dsb has asked for the wisdom of the Perl Monks concerning the following question:

Yes, another issue with a strange and underestimated operator. Here I thought commas were good for only seperating list elements. Well, I guess in a sense I was right...but I didn't realise how much of an effect the low precedence of the comma operator would have on the outcome of a program. I tried a bunch of different things with assignment operators and print statements to see if I could get the gist of the way the comma operator will behave in different situations.
This all started when I first started using the comma operator in print statements like this:
$foo = "bar"; print $foo, "\n";
At first I didn't know what was going on there, but then I realized that expression was being evaluated as:
print($foo,"\n");
That's when I decided to play around a bit to see just what kind of chaos I could cause with the comma operator and different combos of parentheses.

First up was this:

($a,$b,$c) = (1,2,3); # started off easy # does the expected
Everything is in list context here. $a is assigned 1, $b is assigned 2, $c is assigned 3.
$a,$b,$c = (1,2,3); # left side acts weird
The left side of the = uses the last valid option, $c(as if being evaluated in scalar context) and then the right side is evaluated in scalar context returning the last valid option, 3. So $c is assigned 3, $a,$b are both undefined.

The next one was a puzzler:

$a,$b,$c = 1,2,3;
The right side acts the same as in the last example. The left side though, acts kinda strange. With out the parentheses, the left side is no longer a list, so only 1 is evaluated, so $c is assigned 1. I would've though the left side would still evaluated as a list in scalar context returning 3. I'm not really sure why it didn't.

Things got kinda funky when I started messing with print statements.

print(1),print(2),print("\n"); # output # 12 - followed by newlin
I thought that was strange since in that statement the comma is acting almost as a line terminator. That one acts as if it was coded:
print 1; print 2; print "\n";
perlfunc pretty much says "If it looks like a function, it is a function". So, when print is called with its argument in parentheses, it is treated like a function call. Fine. What I thought was weird was that this pseudo-list was entirely executed. That is, I didn't think the print(2) and print("\n") would execute. Remembering how fishy things got last time I removed parentheses, I tried this:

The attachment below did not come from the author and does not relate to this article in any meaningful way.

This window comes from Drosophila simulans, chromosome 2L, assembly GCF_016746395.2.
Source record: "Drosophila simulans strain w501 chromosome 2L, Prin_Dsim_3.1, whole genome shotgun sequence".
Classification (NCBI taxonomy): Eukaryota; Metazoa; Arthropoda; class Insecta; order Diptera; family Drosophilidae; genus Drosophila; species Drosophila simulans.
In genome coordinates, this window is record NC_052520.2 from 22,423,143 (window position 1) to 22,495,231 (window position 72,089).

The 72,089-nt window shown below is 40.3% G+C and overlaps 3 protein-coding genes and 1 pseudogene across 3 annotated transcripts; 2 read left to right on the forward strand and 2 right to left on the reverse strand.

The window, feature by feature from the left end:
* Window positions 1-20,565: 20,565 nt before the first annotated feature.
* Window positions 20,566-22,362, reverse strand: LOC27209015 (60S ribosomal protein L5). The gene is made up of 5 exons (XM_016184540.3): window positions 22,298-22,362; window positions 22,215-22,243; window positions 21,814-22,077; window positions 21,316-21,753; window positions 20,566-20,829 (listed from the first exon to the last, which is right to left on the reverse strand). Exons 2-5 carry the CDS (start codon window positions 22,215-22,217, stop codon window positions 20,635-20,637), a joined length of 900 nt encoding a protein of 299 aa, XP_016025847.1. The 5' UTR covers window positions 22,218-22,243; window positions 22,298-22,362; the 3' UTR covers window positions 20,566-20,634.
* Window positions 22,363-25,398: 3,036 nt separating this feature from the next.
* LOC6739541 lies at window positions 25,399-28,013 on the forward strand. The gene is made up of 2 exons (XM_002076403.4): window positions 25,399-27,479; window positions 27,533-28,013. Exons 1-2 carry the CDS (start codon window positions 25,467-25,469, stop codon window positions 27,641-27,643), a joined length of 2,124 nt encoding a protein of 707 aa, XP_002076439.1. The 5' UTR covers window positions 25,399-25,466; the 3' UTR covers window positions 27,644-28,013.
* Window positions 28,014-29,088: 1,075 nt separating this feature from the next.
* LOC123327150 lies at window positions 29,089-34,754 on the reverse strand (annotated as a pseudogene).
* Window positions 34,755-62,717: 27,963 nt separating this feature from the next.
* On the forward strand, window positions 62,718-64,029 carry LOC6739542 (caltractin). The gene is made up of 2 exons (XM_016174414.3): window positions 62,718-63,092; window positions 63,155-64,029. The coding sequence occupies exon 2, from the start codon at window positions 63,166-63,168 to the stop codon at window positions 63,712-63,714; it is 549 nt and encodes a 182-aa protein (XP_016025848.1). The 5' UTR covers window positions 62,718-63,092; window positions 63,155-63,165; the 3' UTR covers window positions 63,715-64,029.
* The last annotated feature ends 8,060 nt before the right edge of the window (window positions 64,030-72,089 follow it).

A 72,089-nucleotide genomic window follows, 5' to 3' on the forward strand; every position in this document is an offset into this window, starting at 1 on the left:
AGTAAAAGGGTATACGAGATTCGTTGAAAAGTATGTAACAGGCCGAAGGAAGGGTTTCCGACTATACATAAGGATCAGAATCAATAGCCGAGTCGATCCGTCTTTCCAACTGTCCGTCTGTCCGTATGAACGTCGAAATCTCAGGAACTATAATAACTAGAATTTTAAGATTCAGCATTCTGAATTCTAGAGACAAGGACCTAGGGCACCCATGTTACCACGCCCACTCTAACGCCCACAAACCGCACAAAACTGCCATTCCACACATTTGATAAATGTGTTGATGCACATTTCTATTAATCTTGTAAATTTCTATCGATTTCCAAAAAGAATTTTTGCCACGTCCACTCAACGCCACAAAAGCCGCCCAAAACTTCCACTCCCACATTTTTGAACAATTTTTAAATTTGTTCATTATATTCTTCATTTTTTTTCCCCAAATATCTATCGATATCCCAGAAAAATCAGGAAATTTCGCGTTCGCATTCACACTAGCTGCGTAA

print 1, print 2, print "\n"; # output [blankline] 2111
Interesting. Best as I can figure, that one evaluated to print(1, (print 2,(print "\n")));. So it executes from inside to outside(sort of like simlyfying a math expression). The newline is printed first, then second-innermost print is execute with its 2 arguments,2, and the return value of print "\n" which is 1(or true. Those two values are printed. Then the print outside all parentheses is called with 1 as its first argument and the return value of print 2,(print "\n")(which evaluates to 1) as its second.

The funny part is, I understand why that one worked out the way it did. I don't understand why:

print(1),print(2),print("\n");
executes like 3 seperate statements. I'm guessing the comma saves the program from a syntax error, but why does it allow the other list items to execute.

Anyway, that's it. I don't know why that damn thing acts like it does sometimes(specifically the examples I gave), so if anyone can shed any light on things that would be good.

Thanks.

Amel - f.k.a. - kel

Replies are listed 'Best First'.
Re: The Comma Operator
by japhy (Canon) on Jul 20, 2001 at 03:21 UTC
    The comma operator is twofold; in scalar context, it evaluates the left argument, then the right argument, and returns the right argument.
    $x = (1 + 3, 5 + 7); # $x gets 12 $y = (pop @r, 1000); # @r gets pop()ed, $y gets 1000
    It has less precedence than =, so:
    $a, $b = 1, 2;
    means
    $a, ($b = 1), 2;
    In any other context, it just separates two expressions.
    foo(), bar(), blat() if bonk(); @a = (1,1,2,3,5,8,13);

    _____________________________________________________
    Jeff japhy Pinyan: Perl, regex, and perl hacker.
    s++=END;++y(;-P)}y js++=;shajsj<++y(p-q)}?print:??;

Re: The Comma Operator
by lestrrat (Deacon) on Jul 20, 2001 at 03:05 UTC